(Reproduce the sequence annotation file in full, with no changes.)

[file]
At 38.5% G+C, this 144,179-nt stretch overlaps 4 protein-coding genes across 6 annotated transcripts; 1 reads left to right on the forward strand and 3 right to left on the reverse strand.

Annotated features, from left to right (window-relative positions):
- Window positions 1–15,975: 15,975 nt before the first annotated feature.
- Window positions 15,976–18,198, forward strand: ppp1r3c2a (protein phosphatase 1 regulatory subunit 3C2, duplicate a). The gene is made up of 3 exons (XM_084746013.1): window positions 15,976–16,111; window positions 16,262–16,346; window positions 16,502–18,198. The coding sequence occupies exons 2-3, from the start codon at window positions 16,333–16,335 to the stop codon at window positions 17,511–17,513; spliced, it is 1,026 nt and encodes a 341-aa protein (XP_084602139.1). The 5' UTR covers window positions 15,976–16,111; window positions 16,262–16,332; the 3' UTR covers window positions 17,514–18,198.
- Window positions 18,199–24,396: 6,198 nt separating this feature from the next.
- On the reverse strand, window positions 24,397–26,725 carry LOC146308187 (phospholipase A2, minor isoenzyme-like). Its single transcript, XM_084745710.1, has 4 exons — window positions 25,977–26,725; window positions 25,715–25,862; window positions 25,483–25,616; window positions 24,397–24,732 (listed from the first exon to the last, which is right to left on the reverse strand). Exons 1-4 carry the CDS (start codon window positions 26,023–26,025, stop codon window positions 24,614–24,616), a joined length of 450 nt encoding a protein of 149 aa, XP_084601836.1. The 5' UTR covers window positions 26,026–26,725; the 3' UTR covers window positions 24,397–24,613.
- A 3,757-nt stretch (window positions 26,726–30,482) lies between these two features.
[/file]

At 38.5% G+C, this 144,179-nt stretch overlaps 4 protein-coding genes across 6 annotated transcripts; 1 reads left to right on the forward strand and 3 right to left on the reverse strand.

Annotated features, from left to right (window-relative positions):
- Window positions 1–15,975: 15,975 nt before the first annotated feature.
- Window positions 15,976–18,198, forward strand: ppp1r3c2a (protein phosphatase 1 regulatory subunit 3C2, duplicate a). The gene is made up of 3 exons (XM_084746013.1): window positions 15,976–16,111; window positions 16,262–16,346; window positions 16,502–18,198. The coding sequence occupies exons 2-3, from the start codon at window positions 16,333–16,335 to the stop codon at window positions 17,511–17,513; spliced, it is 1,026 nt and encodes a 341-aa protein (XP_084602139.1). The 5' UTR covers window positions 15,976–16,111; window positions 16,262–16,332; the 3' UTR covers window positions 17,514–18,198.
- Window positions 18,199–24,396: 6,198 nt separating this feature from the next.
- On the reverse strand, window positions 24,397–26,725 carry LOC146308187 (phospholipase A2, minor isoenzyme-like). Its single transcript, XM_084745710.1, has 4 exons — window positions 25,977–26,725; window positions 25,715–25,862; window positions 25,483–25,616; window positions 24,397–24,732 (listed from the first exon to the last, which is right to left on the reverse strand). Exons 1-4 carry the CDS (start codon window positions 26,023–26,025, stop codon window positions 24,614–24,616), a joined length of 450 nt encoding a protein of 149 aa, XP_084601836.1. The 5' UTR covers window positions 26,026–26,725; the 3' UTR covers window positions 24,397–24,613.
- A 3,757-nt stretch (window positions 26,726–30,482) lies between these two features.